Late summer to early fall shrimp boils conjure up romantic visions, and the the traditional New England or Low Country boil never fails to deliver! Mexican Shrimp Boil with Chorizo puts a local spin on a beloved classic - local Gulf shrimp, locally grown corn, and Mexican grey squash are awesome on their own, but the depth of flavor that comes from a lean Mexican chorizo and beer elevates this dish to a whole new level. IMHO!
The waning days of summer naturally have me looking for something beyond the light salads and grilled food, but hey!, I live in south Texas... It's still REALLY. FREAKING. HOT. I don't want to heat up my kitchen, I don't want to subject my husband to too much time in the 100° plus heat, and I don't want heavy.
We have shrimp in south Texas, and it's SO GOOD! If you use my search bar, you may begin to realize how much we love shrimp at Andersen casa.
As I've mentioned before, shrimp cooks faster than just about any protein, making it a perfect choice for those "dog days" of summer (no it doesn't have anything to do with dogs or heat).
About Shrimp Boils
"Seafood boil" is kind of a catch-all term for a casual main dish that features seafood as the centerpiece with fresh corn and potatoes. It may be boiled, steamed, or even cooked in a hot pit over rocks. Typically, the preparation serves a crowd. In our case, the crowd has moved on. 😉
Crawfish, crab, and shrimp are a Cajun tradition, and one I love. Their seafood boils will be hot... Louisiana hot sauce hot! Potatoes will make an appearance, but fresh corn on the cob may not.
The Low Country has a similar approach, usually featuring sausage, and definitely not as hot. In addition to potatoes, you will find sweet corn, typically broken into manageable sized pieces. I like this one a lot!
New England does something similar, usually with shellfish and the addition of potatoes, fresh corn, and sausage of some sort.
Why a Mexican Shrimp Boil?
I live on the Mexican border... so much of my cooking is focused on Mexican and Latin flavors. I am on something of a mission to expand the definition of "Mexican food" in American home kitchens!
Borrowing the idea of a seafood/sausage combination from the Low Country version, I opted for local Gulf shrimp and super lean made-in-house chorizo. Please avoid the grease-in-a-tube kind of chorizo. Most of the chorizo that comes in a tray and looks like red-orange lean ground beef is pretty lean.
One-pot cooking is so appealing - especially on a busy weeknight. My desire to make it healthy and one-pot means the inclusion of at least one green vegetable IMHO. Mexican grey squash seems the perfect choice, but chayote (needs a little more cooking time), yellow or crookneck squash, and zucchini are all great options too!
Lastly, the sweet corn and new potatoes round out the dish, and are reminiscent of a traditional seafood boil, and I chose to include them as well. I encourage you to make this your own. 😊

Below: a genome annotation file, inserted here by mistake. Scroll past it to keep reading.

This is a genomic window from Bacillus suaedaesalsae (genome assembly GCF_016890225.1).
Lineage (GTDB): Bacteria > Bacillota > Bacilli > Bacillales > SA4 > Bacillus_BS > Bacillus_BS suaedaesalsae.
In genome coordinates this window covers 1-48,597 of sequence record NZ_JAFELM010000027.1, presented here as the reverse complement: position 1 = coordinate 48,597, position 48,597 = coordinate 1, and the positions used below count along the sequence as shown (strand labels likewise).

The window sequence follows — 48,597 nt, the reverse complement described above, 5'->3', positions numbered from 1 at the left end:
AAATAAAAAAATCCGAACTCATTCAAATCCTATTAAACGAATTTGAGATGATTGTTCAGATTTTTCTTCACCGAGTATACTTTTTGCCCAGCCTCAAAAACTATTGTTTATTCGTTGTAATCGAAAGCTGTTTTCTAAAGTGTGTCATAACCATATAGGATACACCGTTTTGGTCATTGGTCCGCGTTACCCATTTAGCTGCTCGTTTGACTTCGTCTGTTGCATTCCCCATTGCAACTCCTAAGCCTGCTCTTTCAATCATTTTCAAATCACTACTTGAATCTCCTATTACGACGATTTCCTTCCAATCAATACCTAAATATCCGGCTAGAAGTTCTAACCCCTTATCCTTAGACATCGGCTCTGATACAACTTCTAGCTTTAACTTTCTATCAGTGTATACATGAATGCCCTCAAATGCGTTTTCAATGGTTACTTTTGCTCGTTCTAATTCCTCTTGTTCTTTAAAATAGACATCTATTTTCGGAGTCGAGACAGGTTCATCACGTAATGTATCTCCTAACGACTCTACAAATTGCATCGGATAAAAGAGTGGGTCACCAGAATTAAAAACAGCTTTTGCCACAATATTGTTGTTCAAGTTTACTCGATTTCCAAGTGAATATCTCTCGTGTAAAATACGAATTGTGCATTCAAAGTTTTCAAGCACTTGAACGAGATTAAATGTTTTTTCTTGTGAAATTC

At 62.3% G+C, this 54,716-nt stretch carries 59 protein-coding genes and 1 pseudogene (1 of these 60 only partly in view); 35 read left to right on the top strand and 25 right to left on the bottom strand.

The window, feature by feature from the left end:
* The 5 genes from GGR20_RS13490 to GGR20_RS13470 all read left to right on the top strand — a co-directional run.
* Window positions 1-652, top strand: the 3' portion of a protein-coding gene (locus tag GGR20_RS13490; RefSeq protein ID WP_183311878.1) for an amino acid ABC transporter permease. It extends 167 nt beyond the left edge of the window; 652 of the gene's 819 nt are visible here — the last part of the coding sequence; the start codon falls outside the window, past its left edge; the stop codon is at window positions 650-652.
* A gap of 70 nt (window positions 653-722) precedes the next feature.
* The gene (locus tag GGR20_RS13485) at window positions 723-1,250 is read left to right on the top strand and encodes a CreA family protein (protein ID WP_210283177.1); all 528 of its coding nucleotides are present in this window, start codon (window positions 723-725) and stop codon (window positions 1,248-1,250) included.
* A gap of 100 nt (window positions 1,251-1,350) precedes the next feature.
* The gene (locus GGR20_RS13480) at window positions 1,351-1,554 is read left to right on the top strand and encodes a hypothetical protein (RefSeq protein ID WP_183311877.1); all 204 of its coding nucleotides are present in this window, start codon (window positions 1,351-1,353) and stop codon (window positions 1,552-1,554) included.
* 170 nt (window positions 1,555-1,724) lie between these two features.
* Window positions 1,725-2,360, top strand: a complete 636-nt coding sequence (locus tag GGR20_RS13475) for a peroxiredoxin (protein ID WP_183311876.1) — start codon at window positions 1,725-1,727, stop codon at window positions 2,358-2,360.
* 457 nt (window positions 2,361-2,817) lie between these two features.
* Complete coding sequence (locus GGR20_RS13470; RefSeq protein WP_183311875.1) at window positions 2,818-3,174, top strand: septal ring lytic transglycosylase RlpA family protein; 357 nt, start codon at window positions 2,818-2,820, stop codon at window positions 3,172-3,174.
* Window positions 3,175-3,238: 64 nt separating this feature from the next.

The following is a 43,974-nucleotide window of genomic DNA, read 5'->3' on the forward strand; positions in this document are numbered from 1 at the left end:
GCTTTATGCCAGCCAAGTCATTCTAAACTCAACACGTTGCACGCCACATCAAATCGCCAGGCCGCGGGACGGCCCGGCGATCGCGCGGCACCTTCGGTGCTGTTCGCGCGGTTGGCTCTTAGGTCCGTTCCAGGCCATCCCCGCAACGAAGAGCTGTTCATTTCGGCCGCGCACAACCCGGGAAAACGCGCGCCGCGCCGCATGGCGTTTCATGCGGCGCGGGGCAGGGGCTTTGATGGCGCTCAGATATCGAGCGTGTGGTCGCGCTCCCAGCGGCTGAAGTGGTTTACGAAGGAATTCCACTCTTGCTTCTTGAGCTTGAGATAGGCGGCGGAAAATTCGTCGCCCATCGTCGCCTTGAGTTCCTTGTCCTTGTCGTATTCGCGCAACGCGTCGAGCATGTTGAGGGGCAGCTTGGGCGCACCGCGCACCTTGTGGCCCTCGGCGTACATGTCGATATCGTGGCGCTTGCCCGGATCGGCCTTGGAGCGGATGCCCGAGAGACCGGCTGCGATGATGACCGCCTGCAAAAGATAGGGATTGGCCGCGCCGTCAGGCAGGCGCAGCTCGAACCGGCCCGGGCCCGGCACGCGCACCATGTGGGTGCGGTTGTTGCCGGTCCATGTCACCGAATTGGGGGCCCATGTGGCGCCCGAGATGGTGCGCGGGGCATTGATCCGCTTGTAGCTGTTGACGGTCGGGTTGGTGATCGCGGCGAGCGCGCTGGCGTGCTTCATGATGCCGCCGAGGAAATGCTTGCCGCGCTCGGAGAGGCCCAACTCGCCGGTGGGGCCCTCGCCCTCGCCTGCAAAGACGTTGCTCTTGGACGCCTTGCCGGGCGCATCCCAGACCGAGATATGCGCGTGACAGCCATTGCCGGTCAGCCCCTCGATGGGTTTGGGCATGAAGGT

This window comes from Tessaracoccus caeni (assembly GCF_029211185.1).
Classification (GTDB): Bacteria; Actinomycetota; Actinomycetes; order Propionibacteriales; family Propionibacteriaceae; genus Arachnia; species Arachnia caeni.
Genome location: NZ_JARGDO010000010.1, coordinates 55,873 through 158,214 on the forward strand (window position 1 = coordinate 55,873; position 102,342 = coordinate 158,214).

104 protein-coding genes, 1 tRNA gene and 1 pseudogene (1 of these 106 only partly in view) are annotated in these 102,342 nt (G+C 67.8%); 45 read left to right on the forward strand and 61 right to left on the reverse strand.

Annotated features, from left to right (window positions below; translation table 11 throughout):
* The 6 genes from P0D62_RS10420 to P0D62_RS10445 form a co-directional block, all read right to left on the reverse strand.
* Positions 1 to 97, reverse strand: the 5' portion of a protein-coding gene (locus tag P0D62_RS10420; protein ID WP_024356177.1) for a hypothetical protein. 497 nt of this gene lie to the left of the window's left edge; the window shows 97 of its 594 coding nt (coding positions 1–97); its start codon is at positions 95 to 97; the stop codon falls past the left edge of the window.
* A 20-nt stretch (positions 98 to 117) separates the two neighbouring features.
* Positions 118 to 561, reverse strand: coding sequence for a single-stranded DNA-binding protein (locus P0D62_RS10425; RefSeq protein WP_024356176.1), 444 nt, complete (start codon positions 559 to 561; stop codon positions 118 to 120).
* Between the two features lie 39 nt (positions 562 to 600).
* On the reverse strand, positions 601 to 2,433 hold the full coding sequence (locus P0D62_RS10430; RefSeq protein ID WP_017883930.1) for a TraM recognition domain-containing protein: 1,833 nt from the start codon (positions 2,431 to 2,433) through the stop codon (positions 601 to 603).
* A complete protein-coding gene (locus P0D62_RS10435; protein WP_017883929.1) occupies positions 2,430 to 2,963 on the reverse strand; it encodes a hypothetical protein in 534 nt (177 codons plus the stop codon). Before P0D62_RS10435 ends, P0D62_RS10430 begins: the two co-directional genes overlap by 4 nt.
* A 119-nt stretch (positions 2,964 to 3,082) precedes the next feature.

Making Mexican Shrimp Boil with Chorizo
This dish is easily on the table in about 30 minutes! The key is to prep the ingredients and then layer them in the pot in the correct order so as to get everything perfectly cooked (no mushy squash, crunchy potatoes, or shoe-leather tough shrimp).
This really is a tasty dish, and so quick and easy. I do hope you'll give it a try during these dog days of summer when squash and corn are fresh and plentiful!
- 2 ounces lean Mexican chorizo (see notes)
- 1 shallot or 1/4 red onion, thin sliced
- 7 ounces lager (see notes)
- 1 cup shrimp stock (see notes)
- 4 new potatoes, halved (see notes)
- 2 ears sweet corn, cut in pieces
- 1 Mexican grey squash, cut in 1/2" slices. (see notes)
- 12 ounces large shrimp
- cilantro (for garnish)
Prep all ingredients.
Cook the lean chorizo until crumbled and cooked through.
Add the broth and beer. Stir to combine, then add the potatoes. Bring to a boil, reduce to a simmer, and cover.
After about 5 minutes, add the corn.
5 minutes later, add the squash. Keep the pot at a low boil or simmer and covered.
Check the doneness of the potatoes (they need to be tender) then add the shrimp. Cook 2-3 minutes depending on size (covered).
Ladle into bowls and garnish with cilantro. Enjoy!
The 2 markets I regularly shop (HEB and Sprouts) have lean bulk sausage in pork or chicken. When it's cooked, there is no fatty liquid in the pan. The chorizo provides the garlic and other critical spices to the dish, so there really is no substitute.
I buy a 6 pack of 7 ounce Coronita (Mexican lager) for cooking. You can use 7 ounces or a cup of any neutral flavored beer, and you can replace it with additional broth/stock if you prefer to avoid the beer. However, the alcohol will cook out.
We limit the number of potatoes to watch carbs. Add more or less to your preference!
We get beautiful Mexican grey squash in McAllen year 'round. Chayote, zucchini, yellow and crookneck are great options too. The chayote needs to be sliced thinner to keep the cooking time the same.
I often make a simple shrimp stock with shrimp shells from the shrimp I'm using that evening, and additional in my freezer. Place unused shells, tails, heads in a saucepan, then cover with water. You can add a few peppercorns, a sprig of parsley, and a bay leaf, but it isn't necessary. Bring to a boil, and simmer about 15 minutes. I do this while the vegetables cook. Alternatively I use shrimp stock.
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Amount Per Serving: Calories: 615Total Fat: 5gCarbohydrates: 80gProtein: 52g